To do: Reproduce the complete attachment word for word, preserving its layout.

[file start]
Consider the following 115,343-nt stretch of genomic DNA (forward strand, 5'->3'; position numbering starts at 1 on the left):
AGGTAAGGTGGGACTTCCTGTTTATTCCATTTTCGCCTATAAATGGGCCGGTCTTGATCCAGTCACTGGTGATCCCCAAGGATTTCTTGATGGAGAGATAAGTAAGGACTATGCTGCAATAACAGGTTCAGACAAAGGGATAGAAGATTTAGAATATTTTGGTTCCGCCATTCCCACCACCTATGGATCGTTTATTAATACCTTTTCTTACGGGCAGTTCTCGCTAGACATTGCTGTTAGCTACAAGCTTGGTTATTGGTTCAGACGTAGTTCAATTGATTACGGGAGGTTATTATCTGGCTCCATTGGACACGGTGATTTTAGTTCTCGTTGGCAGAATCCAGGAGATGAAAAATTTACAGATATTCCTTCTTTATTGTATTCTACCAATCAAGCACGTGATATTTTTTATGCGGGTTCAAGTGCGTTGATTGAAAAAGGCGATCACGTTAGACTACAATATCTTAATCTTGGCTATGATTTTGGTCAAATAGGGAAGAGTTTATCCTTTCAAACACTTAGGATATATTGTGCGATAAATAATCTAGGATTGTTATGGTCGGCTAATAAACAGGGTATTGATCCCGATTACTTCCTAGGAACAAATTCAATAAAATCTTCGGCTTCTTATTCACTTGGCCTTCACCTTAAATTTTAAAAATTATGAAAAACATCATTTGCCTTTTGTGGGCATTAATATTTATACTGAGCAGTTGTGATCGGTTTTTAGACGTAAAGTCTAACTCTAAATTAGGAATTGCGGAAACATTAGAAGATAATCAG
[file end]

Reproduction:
Consider the following 115,343-nt stretch of genomic DNA (forward strand, 5'->3'; position numbering starts at 1 on the left):
AGGTAAGGTGGGACTTCCTGTTTATTCCATTTTCGCCTATAAATGGGCCGGTCTTGATCCAGTCACTGGTGATCCCCAAGGATTTCTTGATGGAGAGATAAGTAAGGACTATGCTGCAATAACAGGTTCAGACAAAGGGATAGAAGATTTAGAATATTTTGGTTCCGCCATTCCCACCACCTATGGATCGTTTATTAATACCTTTTCTTACGGGCAGTTCTCGCTAGACATTGCTGTTAGCTACAAGCTTGGTTATTGGTTCAGACGTAGTTCAATTGATTACGGGAGGTTATTATCTGGCTCCATTGGACACGGTGATTTTAGTTCTCGTTGGCAGAATCCAGGAGATGAAAAATTTACAGATATTCCTTCTTTATTGTATTCTACCAATCAAGCACGTGATATTTTTTATGCGGGTTCAAGTGCGTTGATTGAAAAAGGCGATCACGTTAGACTACAATATCTTAATCTTGGCTATGATTTTGGTCAAATAGGGAAGAGTTTATCCTTTCAAACACTTAGGATATATTGTGCGATAAATAATCTAGGATTGTTATGGTCGGCTAATAAACAGGGTATTGATCCCGATTACTTCCTAGGAACAAATTCAATAAAATCTTCGGCTTCTTATTCACTTGGCCTTCACCTTAAATTTTAAAAATTATGAAAAACATCATTTGCCTTTTGTGGGCATTAATATTTATACTGAGCAGTTGTGATCGGTTTTTAGACGTAAAGTCTAACTCTAAATTAGGAATTGCGGAAACATTAGAAGATAATCAG